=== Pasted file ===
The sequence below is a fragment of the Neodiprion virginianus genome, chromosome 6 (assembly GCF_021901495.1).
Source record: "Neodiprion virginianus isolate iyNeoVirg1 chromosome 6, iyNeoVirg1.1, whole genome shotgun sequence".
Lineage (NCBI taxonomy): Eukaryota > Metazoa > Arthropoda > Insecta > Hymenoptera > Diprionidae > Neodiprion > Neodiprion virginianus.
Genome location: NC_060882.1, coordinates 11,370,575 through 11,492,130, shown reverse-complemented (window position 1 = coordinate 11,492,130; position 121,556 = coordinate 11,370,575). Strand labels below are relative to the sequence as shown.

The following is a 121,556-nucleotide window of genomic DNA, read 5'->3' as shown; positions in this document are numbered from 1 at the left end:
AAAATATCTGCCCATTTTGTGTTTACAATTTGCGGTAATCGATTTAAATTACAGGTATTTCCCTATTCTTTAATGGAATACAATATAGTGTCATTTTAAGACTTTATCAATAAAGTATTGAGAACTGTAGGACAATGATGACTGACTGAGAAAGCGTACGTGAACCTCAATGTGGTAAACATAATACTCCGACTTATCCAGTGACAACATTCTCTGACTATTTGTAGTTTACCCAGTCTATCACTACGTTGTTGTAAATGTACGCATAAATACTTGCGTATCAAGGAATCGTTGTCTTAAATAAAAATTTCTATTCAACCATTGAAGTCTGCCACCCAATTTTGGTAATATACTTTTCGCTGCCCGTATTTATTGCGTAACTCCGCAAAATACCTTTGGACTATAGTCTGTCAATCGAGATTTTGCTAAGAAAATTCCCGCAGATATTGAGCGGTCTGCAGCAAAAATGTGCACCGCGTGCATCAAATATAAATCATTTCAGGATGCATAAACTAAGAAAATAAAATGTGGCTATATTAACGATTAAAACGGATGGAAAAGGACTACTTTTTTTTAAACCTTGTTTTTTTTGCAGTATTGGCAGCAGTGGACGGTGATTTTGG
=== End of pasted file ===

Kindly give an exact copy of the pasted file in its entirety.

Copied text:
The sequence below is a fragment of the Neodiprion virginianus genome, chromosome 6 (assembly GCF_021901495.1).
Source record: "Neodiprion virginianus isolate iyNeoVirg1 chromosome 6, iyNeoVirg1.1, whole genome shotgun sequence".
Lineage (NCBI taxonomy): Eukaryota > Metazoa > Arthropoda > Insecta > Hymenoptera > Diprionidae > Neodiprion > Neodiprion virginianus.
Genome location: NC_060882.1, coordinates 11,370,575 through 11,492,130, shown reverse-complemented (window position 1 = coordinate 11,492,130; position 121,556 = coordinate 11,370,575). Strand labels below are relative to the sequence as shown.

The following is a 121,556-nucleotide window of genomic DNA, read 5'->3' as shown; positions in this document are numbered from 1 at the left end:
AAAATATCTGCCCATTTTGTGTTTACAATTTGCGGTAATCGATTTAAATTACAGGTATTTCCCTATTCTTTAATGGAATACAATATAGTGTCATTTTAAGACTTTATCAATAAAGTATTGAGAACTGTAGGACAATGATGACTGACTGAGAAAGCGTACGTGAACCTCAATGTGGTAAACATAATACTCCGACTTATCCAGTGACAACATTCTCTGACTATTTGTAGTTTACCCAGTCTATCACTACGTTGTTGTAAATGTACGCATAAATACTTGCGTATCAAGGAATCGTTGTCTTAAATAAAAATTTCTATTCAACCATTGAAGTCTGCCACCCAATTTTGGTAATATACTTTTCGCTGCCCGTATTTATTGCGTAACTCCGCAAAATACCTTTGGACTATAGTCTGTCAATCGAGATTTTGCTAAGAAAATTCCCGCAGATATTGAGCGGTCTGCAGCAAAAATGTGCACCGCGTGCATCAAATATAAATCATTTCAGGATGCATAAACTAAGAAAATAAAATGTGGCTATATTAACGATTAAAACGGATGGAAAAGGACTACTTTTTTTTAAACCTTGTTTTTTTTGCAGTATTGGCAGCAGTGGACGGTGATTTTGG